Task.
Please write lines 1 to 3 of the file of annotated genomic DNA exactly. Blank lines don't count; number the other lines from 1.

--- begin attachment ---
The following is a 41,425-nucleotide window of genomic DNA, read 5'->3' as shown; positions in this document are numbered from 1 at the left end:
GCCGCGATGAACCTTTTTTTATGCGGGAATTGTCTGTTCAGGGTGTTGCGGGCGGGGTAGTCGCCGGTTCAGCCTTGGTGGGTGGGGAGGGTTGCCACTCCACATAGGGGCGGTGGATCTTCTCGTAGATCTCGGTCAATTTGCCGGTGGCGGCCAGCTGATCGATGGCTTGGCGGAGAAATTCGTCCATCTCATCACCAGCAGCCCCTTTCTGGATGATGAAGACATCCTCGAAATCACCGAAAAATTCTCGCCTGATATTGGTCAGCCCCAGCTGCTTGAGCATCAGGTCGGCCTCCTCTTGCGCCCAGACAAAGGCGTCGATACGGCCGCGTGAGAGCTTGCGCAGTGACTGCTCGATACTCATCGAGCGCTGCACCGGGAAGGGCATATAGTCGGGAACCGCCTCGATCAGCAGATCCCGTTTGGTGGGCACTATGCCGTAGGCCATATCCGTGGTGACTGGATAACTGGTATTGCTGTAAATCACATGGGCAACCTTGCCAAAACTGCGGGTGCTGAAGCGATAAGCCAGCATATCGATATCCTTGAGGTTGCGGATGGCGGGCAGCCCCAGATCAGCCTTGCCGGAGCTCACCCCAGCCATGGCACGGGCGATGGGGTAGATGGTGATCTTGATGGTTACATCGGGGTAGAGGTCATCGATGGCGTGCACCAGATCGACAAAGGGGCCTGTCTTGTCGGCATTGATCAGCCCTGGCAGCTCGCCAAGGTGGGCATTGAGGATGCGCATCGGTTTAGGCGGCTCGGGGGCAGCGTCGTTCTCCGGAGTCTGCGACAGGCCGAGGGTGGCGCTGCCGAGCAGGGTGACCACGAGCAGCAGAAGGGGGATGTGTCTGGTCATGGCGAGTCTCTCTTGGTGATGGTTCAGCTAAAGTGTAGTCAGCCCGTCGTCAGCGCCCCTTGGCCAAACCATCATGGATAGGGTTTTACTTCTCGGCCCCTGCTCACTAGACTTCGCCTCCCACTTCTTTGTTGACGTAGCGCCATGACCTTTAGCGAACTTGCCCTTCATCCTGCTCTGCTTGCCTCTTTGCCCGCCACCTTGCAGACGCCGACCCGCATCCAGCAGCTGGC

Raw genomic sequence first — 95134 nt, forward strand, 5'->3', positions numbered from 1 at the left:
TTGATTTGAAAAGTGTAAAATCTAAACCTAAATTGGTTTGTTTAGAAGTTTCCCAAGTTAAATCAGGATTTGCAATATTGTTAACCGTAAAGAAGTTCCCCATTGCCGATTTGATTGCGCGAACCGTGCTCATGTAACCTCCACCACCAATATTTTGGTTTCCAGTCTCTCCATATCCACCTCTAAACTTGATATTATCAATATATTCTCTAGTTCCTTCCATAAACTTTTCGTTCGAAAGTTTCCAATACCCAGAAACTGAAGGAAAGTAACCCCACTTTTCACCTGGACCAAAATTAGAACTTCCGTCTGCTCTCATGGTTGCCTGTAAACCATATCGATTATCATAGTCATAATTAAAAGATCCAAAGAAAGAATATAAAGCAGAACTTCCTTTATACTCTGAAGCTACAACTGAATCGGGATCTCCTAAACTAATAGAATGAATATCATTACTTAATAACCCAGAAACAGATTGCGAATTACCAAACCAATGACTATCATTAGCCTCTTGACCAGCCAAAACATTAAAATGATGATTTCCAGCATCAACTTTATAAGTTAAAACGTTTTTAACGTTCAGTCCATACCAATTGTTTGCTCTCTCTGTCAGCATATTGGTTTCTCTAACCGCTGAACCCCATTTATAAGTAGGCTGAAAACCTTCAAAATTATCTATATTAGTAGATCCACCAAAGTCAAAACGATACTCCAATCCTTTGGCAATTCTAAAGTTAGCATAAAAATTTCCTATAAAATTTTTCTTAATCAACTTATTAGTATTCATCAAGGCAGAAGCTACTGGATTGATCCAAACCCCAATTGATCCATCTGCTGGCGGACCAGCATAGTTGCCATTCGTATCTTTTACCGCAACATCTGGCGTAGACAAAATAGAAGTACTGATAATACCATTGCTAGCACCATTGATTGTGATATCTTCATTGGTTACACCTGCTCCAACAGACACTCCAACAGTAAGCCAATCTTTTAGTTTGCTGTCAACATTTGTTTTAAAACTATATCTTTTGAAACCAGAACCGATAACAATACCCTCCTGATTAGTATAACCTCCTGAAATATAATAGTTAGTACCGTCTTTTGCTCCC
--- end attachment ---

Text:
The following is a 41,425-nucleotide window of genomic DNA, read 5'->3' as shown; positions in this document are numbered from 1 at the left end:
GCCGCGATGAACCTTTTTTTATGCGGGAATTGTCTGTTCAGGGTGTTGCGGGCGGGGTAGTCGCCGGTTCAGCCTTGGTGGGTGGGGAGGGTTGCCACTCCACATAGGGGCGGTGGATCTTCTCGTAGATCTCGGTCAATTTGCCGGTGGCGGCCAGCTGATCGATGGCTTGGCGGAGAAATTCGTCCATCTCATCACCAGCAGCCCCTTTCTGGATGATGAAGACATCCTCGAAATCACCGAAAAATTCTCGCCTGATATTGGTCAGCCCCAGCTGCTTGAGCATCAGGTCGGCCTCCTCTTGCGCCCAGACAAAGGCGTCGATACGGCCGCGTGAGAGCTTGCGCAGTGACTGCTCGATACTCATCGAGCGCTGCACCGGGAAGGGCATATAGTCGGGAACCGCCTCGATCAGCAGATCCCGTTTGGTGGGCACTATGCCGTAGGCCATATCCGTGGTGACTGGATAACTGGTATTGCTGTAAATCACATGGGCAACCTTGCCAAAACTGCGGGTGCTGAAGCGATAAGCCAGCATATCGATATCCTTGAGGTTGCGGATGGCGGGCAGCCCCAGATCAGCCTTGCCGGAGCTCACCCCAGCCATGGCACGGGCGATGGGGTAGATGGTGATCTTGATGGTTACATCGGGGTAGAGGTCATCGATGGCGTGCACCAGATCGACAAAGGGGCCTGTCTTGTCGGCATTGATCAGCCCTGGCAGCTCGCCAAGGTGGGCATTGAGGATGCGCATCGGTTTAGGCGGCTCGGGGGCAGCGTCGTTCTCCGGAGTCTGCGACAGGCCGAGGGTGGCGCTGCCGAGCAGGGTGACCACGAGCAGCAGAAGGGGGATGTGTCTGGTCATGGCGAGTCTCTCTTGGTGATGGTTCAGCTAAAGTGTAGTCAGCCCGTCGTCAGCGCCCCTTGGCCAAACCATCATGGATAGGGTTTTACTTCTCGGCCCCTGCTCACTAGACTTCGCCTCCCACTTCTTTGTTGACGTAGCGCCATGACCTTTAGCGAACTTGCCCTTCATCCTGCTCTGCTTGCCTCTTTGCCCGCCACCTTGCAGACGCCGACCCGCATCCAGCAGCTGGC

Raw genomic sequence first — 95134 nt, forward strand, 5'->3', positions numbered from 1 at the left: